Workmanship and Community
By Chris Stranney
From working on the site in Dichibidu I noticed it is different from working back home in Ireland. I am working with the guys from the local ‘Step up and Serve’ team and I was surprised at all the work they are able to do by hand. At home we might have a tea break, but not here. From machinery to all hands on deck, I found that communication would be clearer back home then on site here.
We began by clearing the site and then we dug 10 holes for 10 posts, all by hand with shovels. We filled the holes with concrete which filled about 12 inches in order to put up the fence. Unfortunately after we returned the next day we realised that two of the posts had been moved so we then had to dig a deeper hole so they could not be tampered with.
As I am a carpenter, when I am not on site, I have been in the workshop making furniture for the new crèche. It is amazing to come over here and see how they make use of such little material such as tyres and pallets. I can see they are very creative in what they like to make, and they are not afraid to start their own businesses, even though they might have little to start off with.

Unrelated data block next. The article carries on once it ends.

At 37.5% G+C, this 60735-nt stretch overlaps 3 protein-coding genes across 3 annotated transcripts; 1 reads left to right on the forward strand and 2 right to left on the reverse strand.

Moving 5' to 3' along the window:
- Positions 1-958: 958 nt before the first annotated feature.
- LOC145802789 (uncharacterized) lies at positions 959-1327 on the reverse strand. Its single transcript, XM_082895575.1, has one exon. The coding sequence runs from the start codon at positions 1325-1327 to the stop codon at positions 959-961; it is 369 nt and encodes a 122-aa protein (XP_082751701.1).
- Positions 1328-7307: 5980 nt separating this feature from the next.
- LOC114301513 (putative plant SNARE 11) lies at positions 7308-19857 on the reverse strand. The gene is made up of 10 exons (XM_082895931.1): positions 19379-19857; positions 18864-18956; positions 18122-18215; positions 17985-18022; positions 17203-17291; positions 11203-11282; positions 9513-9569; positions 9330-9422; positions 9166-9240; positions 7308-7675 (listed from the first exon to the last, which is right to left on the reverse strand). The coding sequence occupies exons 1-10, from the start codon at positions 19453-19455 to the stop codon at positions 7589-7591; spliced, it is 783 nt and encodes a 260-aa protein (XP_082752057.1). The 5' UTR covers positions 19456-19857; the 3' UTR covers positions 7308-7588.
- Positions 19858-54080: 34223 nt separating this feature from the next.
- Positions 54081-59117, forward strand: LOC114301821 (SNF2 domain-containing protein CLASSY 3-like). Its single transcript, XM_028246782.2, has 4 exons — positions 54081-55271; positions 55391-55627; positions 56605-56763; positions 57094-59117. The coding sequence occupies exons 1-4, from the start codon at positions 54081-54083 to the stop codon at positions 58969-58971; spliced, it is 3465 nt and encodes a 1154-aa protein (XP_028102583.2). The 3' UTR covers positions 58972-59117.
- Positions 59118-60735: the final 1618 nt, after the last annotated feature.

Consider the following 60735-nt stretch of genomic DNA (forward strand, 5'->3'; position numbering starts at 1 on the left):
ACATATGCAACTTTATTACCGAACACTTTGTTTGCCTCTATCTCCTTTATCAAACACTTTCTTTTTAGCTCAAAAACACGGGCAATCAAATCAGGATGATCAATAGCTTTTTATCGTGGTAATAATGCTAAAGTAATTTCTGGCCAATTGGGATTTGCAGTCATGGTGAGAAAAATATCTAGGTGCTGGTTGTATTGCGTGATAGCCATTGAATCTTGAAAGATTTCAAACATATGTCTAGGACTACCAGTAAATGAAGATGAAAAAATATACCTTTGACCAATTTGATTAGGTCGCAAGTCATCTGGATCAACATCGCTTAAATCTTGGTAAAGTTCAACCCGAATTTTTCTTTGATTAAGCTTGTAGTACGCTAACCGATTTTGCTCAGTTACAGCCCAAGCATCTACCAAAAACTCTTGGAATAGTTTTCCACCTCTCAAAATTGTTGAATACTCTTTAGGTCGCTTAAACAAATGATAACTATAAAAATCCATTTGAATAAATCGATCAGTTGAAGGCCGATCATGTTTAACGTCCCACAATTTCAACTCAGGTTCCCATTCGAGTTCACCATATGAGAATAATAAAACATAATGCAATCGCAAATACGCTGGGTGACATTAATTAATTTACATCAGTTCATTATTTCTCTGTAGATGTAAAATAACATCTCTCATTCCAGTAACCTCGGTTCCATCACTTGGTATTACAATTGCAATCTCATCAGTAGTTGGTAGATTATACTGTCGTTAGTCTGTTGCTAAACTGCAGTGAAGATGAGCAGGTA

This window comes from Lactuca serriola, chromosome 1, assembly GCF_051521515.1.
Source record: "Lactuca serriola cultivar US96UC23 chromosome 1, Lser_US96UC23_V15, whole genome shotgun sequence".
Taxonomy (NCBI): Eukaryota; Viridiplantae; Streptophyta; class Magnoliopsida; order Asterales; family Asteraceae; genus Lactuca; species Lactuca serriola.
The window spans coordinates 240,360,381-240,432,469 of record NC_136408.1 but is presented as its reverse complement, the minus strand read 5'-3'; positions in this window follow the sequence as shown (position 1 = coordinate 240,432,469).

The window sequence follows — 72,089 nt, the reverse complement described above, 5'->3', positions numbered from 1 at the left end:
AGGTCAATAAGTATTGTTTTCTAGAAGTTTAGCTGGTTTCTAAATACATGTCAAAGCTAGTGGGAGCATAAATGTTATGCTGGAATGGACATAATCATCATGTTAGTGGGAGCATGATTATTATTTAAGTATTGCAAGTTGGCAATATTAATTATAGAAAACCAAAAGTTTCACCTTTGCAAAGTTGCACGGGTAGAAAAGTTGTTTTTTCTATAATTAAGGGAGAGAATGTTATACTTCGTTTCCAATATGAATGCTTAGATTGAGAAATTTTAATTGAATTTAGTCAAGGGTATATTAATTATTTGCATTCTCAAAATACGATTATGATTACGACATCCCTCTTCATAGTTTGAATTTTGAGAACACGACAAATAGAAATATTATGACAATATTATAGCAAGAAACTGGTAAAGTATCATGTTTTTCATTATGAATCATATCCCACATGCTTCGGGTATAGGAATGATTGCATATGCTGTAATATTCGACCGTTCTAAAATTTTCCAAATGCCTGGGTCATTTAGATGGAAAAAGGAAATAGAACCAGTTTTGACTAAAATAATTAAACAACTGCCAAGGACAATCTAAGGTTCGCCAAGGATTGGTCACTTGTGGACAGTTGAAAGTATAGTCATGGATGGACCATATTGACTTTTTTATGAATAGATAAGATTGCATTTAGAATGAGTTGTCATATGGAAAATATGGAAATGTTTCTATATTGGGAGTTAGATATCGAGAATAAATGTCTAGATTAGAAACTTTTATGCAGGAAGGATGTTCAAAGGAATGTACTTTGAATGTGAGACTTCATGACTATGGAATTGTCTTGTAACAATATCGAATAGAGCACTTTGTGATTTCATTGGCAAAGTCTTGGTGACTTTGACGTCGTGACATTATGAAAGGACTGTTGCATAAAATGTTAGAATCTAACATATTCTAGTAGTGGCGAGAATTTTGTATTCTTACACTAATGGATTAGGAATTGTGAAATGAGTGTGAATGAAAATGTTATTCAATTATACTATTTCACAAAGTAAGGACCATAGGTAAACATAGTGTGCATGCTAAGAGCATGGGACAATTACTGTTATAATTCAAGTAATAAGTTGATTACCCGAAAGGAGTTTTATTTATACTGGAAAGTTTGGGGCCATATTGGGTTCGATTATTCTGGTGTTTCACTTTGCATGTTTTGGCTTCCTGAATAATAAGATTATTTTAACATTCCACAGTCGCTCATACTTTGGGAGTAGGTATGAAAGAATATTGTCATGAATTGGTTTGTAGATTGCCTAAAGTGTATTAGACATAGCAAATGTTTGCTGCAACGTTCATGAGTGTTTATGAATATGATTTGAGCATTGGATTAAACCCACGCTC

It is shocking to me also to see the extreme wealth surrounding these poor areas where I am working. Even though these people are very poor, I have seen a lot of positive sides such as them making use of their basic materials in the squatter camps and creativity towards making a living.
I also attended a local South African Mass, I felt a great sense of community and I also felt that as time went on during the mass, the more the sense of community vibe strengthened. Before or after mass, the people would speak to each other about their problems, they use it as a source of comfort, which is also something I would never see at home.
Overall, I am really enjoying my experience here. After being here with SERVE previously, I can safely say I will definitely be back again, hopefully as a leader!